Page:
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The Revelations

Letour-sq2_1__mediumEvery Tour de France has its surprising performances, and the two which stand out this time are Riccardo Riccò and Christian VandeVelde. Two guys who rode fantastically in the Pyrenees, and you can make an argument that either one of them is best positioned to steal this Tour from Cadel Evans. That's where the similarities end.

VandeVelde has put in a decade of hard, effective work, nearly all of which was done in support of someone else's ambitions. In the binary world of American Pro Tour cyclists you've either bagged a Tour podium or seven... or you're nobody. But to anyone (like Jonathan Vaughters) who bothered to pay attention, his results have been solid and slowly improving.

Despite working for the CSC machine, VandeVelde has posted decent finishes in the high mountains of the Tour over the past three years. He also has a long history of strong time trials: 19th at the final Tour ITT last year (impressive after three weeks of domestique work); 15th and 5th at the two flat Giro ITTs, and a win at the Circuit de la Sarthe this spring, to go with two team TTT wins. It's been interesting watching him slowly evolve into captaincy of a major team -- a game of confidence that few ex-domestiques win. Not that he's mastered it: over at VN he's saying he regrets holding back yesterday, where a more aggressive posture might have had him in yellow now. Then again, most of his 38-second deficit occurred at Super-Besse, where he attacked the heads of state and lost 27" after they reeled him in. There's no telling what he'll do in the Alps, but his history of dropping 5-15 minutes has more to do with his domestique duties than anything else.

Riccò, meanwhile, is the natural -- literally: after being held out of the pro circuit for unacceptable blood values, he got sent to the lab in 2005 to prove that he has a normal hematocrit level in excess of 50%. He was born to climb, and seems to be extending that prowess from lower Italian roads to the summits of the Tour de France. At age 24 he's already been handed the reins of a Pro Tour outfit, and while he's rubbed plenty of his coworkers the wrong way, he's also delivered on his promise from the get-go. Riccò won the demanding Tre Cime di Lavaredo stage of the Giro in 2007, along with two more stages and the maglia blanca this year. He regularly lashed out at the peloton, including Alberto Contador, on the hardest climbs of a hard Giro, only losing the big prize through some unwatchable time trialing form. His two wins of the Tour don't come without caveats -- both were on (or just after) cat-2 climbs, which are a different animal than what's coming in the Alps. But the Tour hasn't seen a lot of pure climbers lately, so Riccò's sudden ascendancy is welcomed (if you don't despise him).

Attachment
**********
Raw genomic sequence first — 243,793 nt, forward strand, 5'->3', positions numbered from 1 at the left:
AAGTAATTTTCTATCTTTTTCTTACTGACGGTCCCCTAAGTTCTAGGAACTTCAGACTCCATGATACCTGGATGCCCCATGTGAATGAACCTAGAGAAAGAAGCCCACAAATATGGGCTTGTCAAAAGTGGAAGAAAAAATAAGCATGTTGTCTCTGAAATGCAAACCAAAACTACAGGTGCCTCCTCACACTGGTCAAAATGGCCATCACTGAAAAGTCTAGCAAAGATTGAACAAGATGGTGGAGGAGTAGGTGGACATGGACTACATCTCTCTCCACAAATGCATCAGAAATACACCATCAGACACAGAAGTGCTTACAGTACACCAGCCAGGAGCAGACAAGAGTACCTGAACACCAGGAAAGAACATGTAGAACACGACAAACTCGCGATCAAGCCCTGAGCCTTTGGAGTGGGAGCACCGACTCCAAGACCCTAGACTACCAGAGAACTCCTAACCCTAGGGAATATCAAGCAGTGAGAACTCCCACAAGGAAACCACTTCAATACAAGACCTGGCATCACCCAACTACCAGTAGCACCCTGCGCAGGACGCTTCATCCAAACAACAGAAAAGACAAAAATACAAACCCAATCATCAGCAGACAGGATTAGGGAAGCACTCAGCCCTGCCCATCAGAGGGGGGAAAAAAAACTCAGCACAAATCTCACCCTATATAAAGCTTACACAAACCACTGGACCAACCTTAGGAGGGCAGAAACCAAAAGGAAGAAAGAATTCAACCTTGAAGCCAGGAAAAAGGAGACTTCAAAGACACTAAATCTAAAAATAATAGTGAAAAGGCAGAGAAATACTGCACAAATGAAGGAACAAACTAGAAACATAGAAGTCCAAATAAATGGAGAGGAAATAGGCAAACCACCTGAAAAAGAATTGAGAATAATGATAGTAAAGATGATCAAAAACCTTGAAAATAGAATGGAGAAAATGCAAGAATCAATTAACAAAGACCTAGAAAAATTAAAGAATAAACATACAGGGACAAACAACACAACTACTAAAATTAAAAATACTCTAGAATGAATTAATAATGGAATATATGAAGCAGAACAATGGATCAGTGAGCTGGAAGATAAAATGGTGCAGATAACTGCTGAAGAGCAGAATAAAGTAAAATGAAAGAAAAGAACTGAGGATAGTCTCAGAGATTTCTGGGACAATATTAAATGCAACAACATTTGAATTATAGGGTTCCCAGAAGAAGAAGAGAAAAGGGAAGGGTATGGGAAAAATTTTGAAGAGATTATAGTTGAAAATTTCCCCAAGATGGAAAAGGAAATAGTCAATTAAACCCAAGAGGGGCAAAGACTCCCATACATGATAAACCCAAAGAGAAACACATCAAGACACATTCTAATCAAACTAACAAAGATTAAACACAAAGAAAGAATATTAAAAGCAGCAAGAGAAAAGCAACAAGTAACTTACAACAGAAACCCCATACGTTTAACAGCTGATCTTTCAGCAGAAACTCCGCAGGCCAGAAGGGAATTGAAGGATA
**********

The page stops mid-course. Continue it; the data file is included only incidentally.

There are a lot of stories left to play out in this Tour, but most have to do with whether one known quantity (e.g., Sastre, Menchov, etc) can surpass another known quantity (Evans) in time for Paris. Riccò and VandeVelde, the young natural and the veteran grinder, are by contrast the two most exciting developments left to watch.